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A destroyed building in Concepcion, Chile.

According to a recent study done by Chilean and American researchers at the Ohio State University, the magnitude-8.8 earthquake that rocked the west coast of Chile on February 27th was strong enough to move the city of Concepcion at least 10 feet/3.04m to the west and the capital, Santiago, about 11 inches/28cm to the west-southwest. The quake also shifted other parts of South America, as far apart as the Falkland Islands and Fortaleza, Brazil.

 

NASA scientists have also credited the quake with shifting the Earth’s axis enough to create shorter days. The change is tiny, but it is still worth attention: A day on Earth will be an average of 1.26 microseconds shorter, according to preliminary calculations.

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A graphic created by the Central and Southern Andes GPS Project. It shows the displacement in centimetres of the area surrounding the Chile earthquake epicentre. Concepcion moved the furthest at 303.9cm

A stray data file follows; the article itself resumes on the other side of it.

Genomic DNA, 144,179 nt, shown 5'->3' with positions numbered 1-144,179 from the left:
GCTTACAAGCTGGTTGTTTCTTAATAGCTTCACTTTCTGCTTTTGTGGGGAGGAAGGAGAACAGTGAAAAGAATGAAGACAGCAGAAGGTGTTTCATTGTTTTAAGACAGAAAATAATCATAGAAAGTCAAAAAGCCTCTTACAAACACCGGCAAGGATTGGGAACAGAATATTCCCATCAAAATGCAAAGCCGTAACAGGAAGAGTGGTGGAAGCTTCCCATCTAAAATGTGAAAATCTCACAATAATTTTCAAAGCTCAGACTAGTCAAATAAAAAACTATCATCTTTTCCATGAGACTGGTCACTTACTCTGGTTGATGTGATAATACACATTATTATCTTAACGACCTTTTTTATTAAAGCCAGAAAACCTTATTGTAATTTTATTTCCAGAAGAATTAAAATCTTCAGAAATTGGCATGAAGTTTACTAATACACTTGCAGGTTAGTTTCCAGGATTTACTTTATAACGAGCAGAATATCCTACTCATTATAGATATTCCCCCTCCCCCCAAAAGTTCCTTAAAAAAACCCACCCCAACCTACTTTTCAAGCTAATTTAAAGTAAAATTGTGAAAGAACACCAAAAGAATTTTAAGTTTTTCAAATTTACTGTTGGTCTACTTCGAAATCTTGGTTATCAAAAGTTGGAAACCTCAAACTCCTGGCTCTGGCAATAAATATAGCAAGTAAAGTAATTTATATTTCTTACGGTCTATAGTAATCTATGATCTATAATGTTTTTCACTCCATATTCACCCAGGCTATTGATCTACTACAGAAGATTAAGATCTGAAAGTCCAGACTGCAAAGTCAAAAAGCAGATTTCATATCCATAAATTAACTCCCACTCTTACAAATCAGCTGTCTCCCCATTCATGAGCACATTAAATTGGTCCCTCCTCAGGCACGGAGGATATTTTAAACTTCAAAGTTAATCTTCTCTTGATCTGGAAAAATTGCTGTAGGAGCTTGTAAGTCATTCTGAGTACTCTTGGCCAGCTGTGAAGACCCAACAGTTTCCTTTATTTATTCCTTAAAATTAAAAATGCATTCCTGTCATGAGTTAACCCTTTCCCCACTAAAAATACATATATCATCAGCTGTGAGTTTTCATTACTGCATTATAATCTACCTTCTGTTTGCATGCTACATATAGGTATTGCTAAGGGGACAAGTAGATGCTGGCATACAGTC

Why is that? A large earthquake shifts massive amounts of rock and alters the distribution of mass on the planet. When that mass distribution changes, it changes the rate at which the planet rotates, therefore changing the length of a day. Thus, scientists see opportunities to gain valuable information about this natural phenomenon: “The Maule earthquake will arguably become one of the, if not the most important, great earthquakes yet studied,” said Ben Brooks of the School of Ocean and Earth Science and Technology at the University of Hawaii.

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The earthquake shifted land as far apart as the Falkland Islands and Fortaleza, Brazil

Via the pulse

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